Ryder Ties Series with OT Winner

The Boston Bruins set off on a two-game trip to Montreal fearing the worst.

After dropping the first two games in Boston, the Bruins travelled north to put an end to Montreal’s streak and return home having tied the series following two wins at the Bell Centre.

Michael Ryder’s overtime winner in Game 4 silenced the Montreal crowd, as the former Canadien capped off the Bruins’ 5-4 win with his second goal of the game just 1:59 into overtime.

The Canadiens seemingly had control of the game as Mike Cammalleri and Andrei Kostitsyn scored 55 second apart to build a 3-1 lead. However, Bruins coach Claude Julien called a timeout and it proved vital as Boston stormed back thanks in part to Montreal’s sloppy defense.

Bruins’ patience

A bullet from Andrew Ference cut Montreal’s lead at the half-way mark before Patrice Bergeron tied the game just before the second intermission.

The Canadiens took the lead again when PK Subban’s rocket eluded Tim Thomas on the power play, one of only three chances (combined) with the man advantage. The Bruins’ discipline was key against the deadly Habs special teams, as they seemed to use their strong physical play to their advantage

That patience paid off as a clever backhander to the net by Ryder was eventually scrambled home by Chris Kelly — his second goal in two games.

The Bruins took their patience into overtime and waited as the Canadiens committed too many men forward. A three-on-one break for the Bruins was finally battered home by Ryder to tie the series at 2-2, despite a questionable offsides call (to some).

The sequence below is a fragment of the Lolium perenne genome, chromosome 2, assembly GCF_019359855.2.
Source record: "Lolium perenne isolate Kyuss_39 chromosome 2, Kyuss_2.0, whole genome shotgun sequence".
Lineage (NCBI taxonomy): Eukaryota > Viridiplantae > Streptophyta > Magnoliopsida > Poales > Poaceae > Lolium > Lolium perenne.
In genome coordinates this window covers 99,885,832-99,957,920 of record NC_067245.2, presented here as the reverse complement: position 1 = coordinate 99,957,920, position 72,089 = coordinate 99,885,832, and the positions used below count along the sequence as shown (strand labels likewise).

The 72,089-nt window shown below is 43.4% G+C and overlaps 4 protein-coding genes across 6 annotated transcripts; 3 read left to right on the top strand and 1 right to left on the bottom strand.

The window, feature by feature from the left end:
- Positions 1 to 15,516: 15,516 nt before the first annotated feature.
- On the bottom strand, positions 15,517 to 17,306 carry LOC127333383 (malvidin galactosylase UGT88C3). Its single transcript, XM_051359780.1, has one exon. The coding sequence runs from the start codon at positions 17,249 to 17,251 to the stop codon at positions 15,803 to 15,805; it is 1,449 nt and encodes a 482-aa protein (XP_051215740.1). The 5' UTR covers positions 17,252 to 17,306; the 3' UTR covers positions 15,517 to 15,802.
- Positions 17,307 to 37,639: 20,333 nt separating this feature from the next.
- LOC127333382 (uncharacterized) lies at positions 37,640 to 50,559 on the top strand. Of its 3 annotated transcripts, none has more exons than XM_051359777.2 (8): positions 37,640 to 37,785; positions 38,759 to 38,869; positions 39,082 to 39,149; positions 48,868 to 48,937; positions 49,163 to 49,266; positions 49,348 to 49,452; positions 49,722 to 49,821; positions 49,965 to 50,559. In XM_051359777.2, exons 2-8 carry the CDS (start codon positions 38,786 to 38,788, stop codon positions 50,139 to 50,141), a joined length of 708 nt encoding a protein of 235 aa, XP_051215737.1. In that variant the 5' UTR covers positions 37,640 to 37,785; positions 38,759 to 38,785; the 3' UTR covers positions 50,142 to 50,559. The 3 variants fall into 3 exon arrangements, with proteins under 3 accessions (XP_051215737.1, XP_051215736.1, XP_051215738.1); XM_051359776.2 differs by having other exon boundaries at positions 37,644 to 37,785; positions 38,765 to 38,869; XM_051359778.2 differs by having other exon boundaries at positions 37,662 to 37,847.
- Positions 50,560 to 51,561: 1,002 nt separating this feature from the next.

Montreal pressure

The Canadiens will be ruing a host of missed chances, which would have put them in the driving seat. During the first twenty minutes, they outshot Boston, 15-8,  and had several quality chances on Thomas. Despite giving up two bad goals in Game 3, Thomas looked confident, and despite their dominance, the Canadiens only had a 1-0 lead after the first period.

For the first half of the game,  the Habs were committed and — despite the disadvantage in size — were winning a lot of puck battles along the boards. David Desharnais kept up the intensity from start to finish, but he wasn’t joined by his team-mates.

Unorganized defense

Subban may have scored a vital goal to give the Habs an early 4-3 lead in the third period, but defensively he made several errors. Subban wasn’t the only culprit as Roman Hamrlik couldn’t clear the puck in a dangerous area, allowing Bergeron to tie the game at the end of the second period.

The Canadiens are used to life without Andrei Markov, who has been missing from action since November, leaving organization of the blue-line to Hal Gill. At times, Montreal’s defense seemed more concerned with beating Thomas than protecting Carey Price, who has now lost his last four playoff games at the Bell Centre.

The revival of Scott Gomez and Brian Gionta didn’t last long. They both ended the game a minus-3, and despite grabbing an assist each, they couldn’t influence the game.

Andrei Kostitsyn (one goal) and Michael Cammalleri (one goal, two assists), however, came to play scoring just 55 seconds apart in the second period to give the Habs a 3-1 lead at the time.

Lucic nowhere to be seen

Milan Lucic was one of the keys to the Bruins’s success this season tallying 30 goals. However, the 22-year-old hasn’t registered a single shot or point during this year’s playoffs, and hasn’t found the net since March 22 in a 4-1 win over the Devils.

With Lucic out of sorts, Ryder stepped up and got the better of his former employers to send his team home with their heads held high and his opponents scratching their heads in search of answers, something his current team was doing after their loss in Game 2.


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